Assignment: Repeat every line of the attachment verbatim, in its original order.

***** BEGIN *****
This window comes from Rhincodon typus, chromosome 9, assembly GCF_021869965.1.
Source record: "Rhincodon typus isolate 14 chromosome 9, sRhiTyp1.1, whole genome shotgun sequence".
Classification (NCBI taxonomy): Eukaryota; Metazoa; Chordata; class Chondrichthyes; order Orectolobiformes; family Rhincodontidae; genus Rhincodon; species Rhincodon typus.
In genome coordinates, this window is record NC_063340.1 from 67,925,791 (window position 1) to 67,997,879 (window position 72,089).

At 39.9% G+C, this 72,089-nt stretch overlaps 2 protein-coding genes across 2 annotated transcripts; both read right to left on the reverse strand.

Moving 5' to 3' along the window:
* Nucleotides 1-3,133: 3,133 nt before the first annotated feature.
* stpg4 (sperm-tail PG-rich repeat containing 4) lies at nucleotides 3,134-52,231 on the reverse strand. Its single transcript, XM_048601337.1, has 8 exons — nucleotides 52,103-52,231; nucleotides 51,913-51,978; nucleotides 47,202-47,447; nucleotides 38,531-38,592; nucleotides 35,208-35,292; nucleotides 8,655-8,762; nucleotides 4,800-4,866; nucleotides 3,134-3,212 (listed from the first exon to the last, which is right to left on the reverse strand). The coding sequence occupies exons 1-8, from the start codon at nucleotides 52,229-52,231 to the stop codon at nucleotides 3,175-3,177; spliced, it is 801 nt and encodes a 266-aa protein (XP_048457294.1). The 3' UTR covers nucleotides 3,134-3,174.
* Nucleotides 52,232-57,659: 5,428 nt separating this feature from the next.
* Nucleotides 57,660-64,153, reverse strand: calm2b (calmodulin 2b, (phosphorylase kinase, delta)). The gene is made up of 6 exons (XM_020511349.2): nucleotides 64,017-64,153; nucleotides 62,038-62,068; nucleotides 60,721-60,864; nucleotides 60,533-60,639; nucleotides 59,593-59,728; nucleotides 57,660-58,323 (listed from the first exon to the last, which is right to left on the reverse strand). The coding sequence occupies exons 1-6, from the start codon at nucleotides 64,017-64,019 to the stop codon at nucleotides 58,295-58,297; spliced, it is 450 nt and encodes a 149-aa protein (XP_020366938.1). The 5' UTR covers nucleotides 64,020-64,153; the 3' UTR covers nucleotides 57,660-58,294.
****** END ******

This window comes from Rhincodon typus, chromosome 9, assembly GCF_021869965.1.
Source record: "Rhincodon typus isolate 14 chromosome 9, sRhiTyp1.1, whole genome shotgun sequence".
Classification (NCBI taxonomy): Eukaryota; Metazoa; Chordata; class Chondrichthyes; order Orectolobiformes; family Rhincodontidae; genus Rhincodon; species Rhincodon typus.
In genome coordinates, this window is record NC_063340.1 from 67,925,791 (window position 1) to 67,997,879 (window position 72,089).

At 39.9% G+C, this 72,089-nt stretch overlaps 2 protein-coding genes across 2 annotated transcripts; both read right to left on the reverse strand.

Moving 5' to 3' along the window:
* Nucleotides 1-3,133: 3,133 nt before the first annotated feature.
* stpg4 (sperm-tail PG-rich repeat containing 4) lies at nucleotides 3,134-52,231 on the reverse strand. Its single transcript, XM_048601337.1, has 8 exons — nucleotides 52,103-52,231; nucleotides 51,913-51,978; nucleotides 47,202-47,447; nucleotides 38,531-38,592; nucleotides 35,208-35,292; nucleotides 8,655-8,762; nucleotides 4,800-4,866; nucleotides 3,134-3,212 (listed from the first exon to the last, which is right to left on the reverse strand). The coding sequence occupies exons 1-8, from the start codon at nucleotides 52,229-52,231 to the stop codon at nucleotides 3,175-3,177; spliced, it is 801 nt and encodes a 266-aa protein (XP_048457294.1). The 3' UTR covers nucleotides 3,134-3,174.
* Nucleotides 52,232-57,659: 5,428 nt separating this feature from the next.
* Nucleotides 57,660-64,153, reverse strand: calm2b (calmodulin 2b, (phosphorylase kinase, delta)). The gene is made up of 6 exons (XM_020511349.2): nucleotides 64,017-64,153; nucleotides 62,038-62,068; nucleotides 60,721-60,864; nucleotides 60,533-60,639; nucleotides 59,593-59,728; nucleotides 57,660-58,323 (listed from the first exon to the last, which is right to left on the reverse strand). The coding sequence occupies exons 1-6, from the start codon at nucleotides 64,017-64,019 to the stop codon at nucleotides 58,295-58,297; spliced, it is 450 nt and encodes a 149-aa protein (XP_020366938.1). The 5' UTR covers nucleotides 64,020-64,153; the 3' UTR covers nucleotides 57,660-58,294.